Treatment areas should also have a section for parents who wish to observe. In our practice, window seats in front of the dental chairs have worked very well. It allows the parents to watch what’s going on without feeling as though they are hovering over their child at the chair. The window seats are comfortable and homey, and parents can read a magazine and still be included in a conversation with the assistant and the orthodontist. Parents enjoy being invited to the treatment area. During the waiting time, we take the opportunity to inform the parent about their child’s progress. I have found that today’s parent/patient wants to be well-informed, to feel safe, and to receive high-quality treatment that can be delivered in a timely manner. Developing a rapport with patients and parents requires positive communication about their treatment. Making them feel like they are in a partnership with our practice shows that we are committed to their needs and the success of their treatment. Discussing upcoming office events, or just having fun socializing, increases their overall experience in our practice.

The Patient Flow Coordinator

Finally, in keeping with my theme of speed and efficiency, I would like to share with you the one thing that I feel made our practice phenomenal: a PFC. A consultant suggested that we create a PFC position in our practice. In my 19 years in this practice, this suggestion has had the most impact.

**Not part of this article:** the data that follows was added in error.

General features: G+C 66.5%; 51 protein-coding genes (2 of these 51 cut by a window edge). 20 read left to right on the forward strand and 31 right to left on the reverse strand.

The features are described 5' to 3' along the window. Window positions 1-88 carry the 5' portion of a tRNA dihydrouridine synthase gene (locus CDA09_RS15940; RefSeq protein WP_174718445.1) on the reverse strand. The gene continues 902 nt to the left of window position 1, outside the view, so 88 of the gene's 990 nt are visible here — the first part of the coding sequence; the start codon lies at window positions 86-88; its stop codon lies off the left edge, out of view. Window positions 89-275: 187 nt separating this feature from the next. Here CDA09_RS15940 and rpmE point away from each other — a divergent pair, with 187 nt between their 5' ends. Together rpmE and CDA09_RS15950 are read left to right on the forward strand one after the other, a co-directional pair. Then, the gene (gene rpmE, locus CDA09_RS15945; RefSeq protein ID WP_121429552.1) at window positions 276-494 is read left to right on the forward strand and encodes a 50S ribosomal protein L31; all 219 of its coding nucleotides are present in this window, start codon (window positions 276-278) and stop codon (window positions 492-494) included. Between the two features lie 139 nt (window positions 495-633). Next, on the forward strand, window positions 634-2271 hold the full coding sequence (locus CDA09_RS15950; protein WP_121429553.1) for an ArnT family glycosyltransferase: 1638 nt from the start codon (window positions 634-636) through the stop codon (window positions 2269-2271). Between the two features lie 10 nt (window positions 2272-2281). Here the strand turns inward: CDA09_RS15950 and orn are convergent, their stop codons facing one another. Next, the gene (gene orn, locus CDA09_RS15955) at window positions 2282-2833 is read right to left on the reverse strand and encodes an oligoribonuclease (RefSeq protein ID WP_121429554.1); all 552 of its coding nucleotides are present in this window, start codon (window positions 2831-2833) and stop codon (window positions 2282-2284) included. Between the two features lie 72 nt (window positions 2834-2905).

Although I was familiar with the position and duties of the PFC, I could not comprehend how this person would make us run on time. During high-volume times, we usually added more assistants to the chairs. I thought that we definitely could not afford to spare one to be a PFC. Was I wrong? Absolutely!

The PFC’s primary function is to keep the patient flow moving. We had to use the PFC 100% to see the result. This means our orthodontist no longer follows a light system. The PFC directs him where to go at the appropriate time, based on a doctor-time schedule. The PFC works in the emergencies for the day, works with the front desk on special items to be scheduled, assigns the assistants to their chairs, and assigns the assistants to their patients. The PFC also does the majority of charting, cleans the assistants’ stations when needed, and sets up the assistant for their next patient. During high-volume times, the PFC brings back the patients to keep the assistants and the orthodontist constantly moving. This is the key to patient flow: assistants and an orthodontist constantly moving to the correct patient at the correct time.

Of course, your PFC should be an experienced assistant who is fast, friendly, and able to give orders with finesse. Our patient flow went from running over 20 minutes or so in the evening and before lunch to finishing early. As a result of being faster and more efficient, our staff teamwork has improved greatly. We have fewer problems working in patients for emergencies, and we have had many comments from our parents about how efficient and fast we are. Our patients and parents already expect speed and efficiency. I feel that it is our goal to exceed their expectations.

Laurie Crane has worked in the practice of Michael Rogers, DDS, for more than 19 years as practice manager, treatment coordinator, and certified orthodontic assistant. She was a speaker at the 2005 AAO Annual Session in San Francisco. She can be reached via email at [email protected].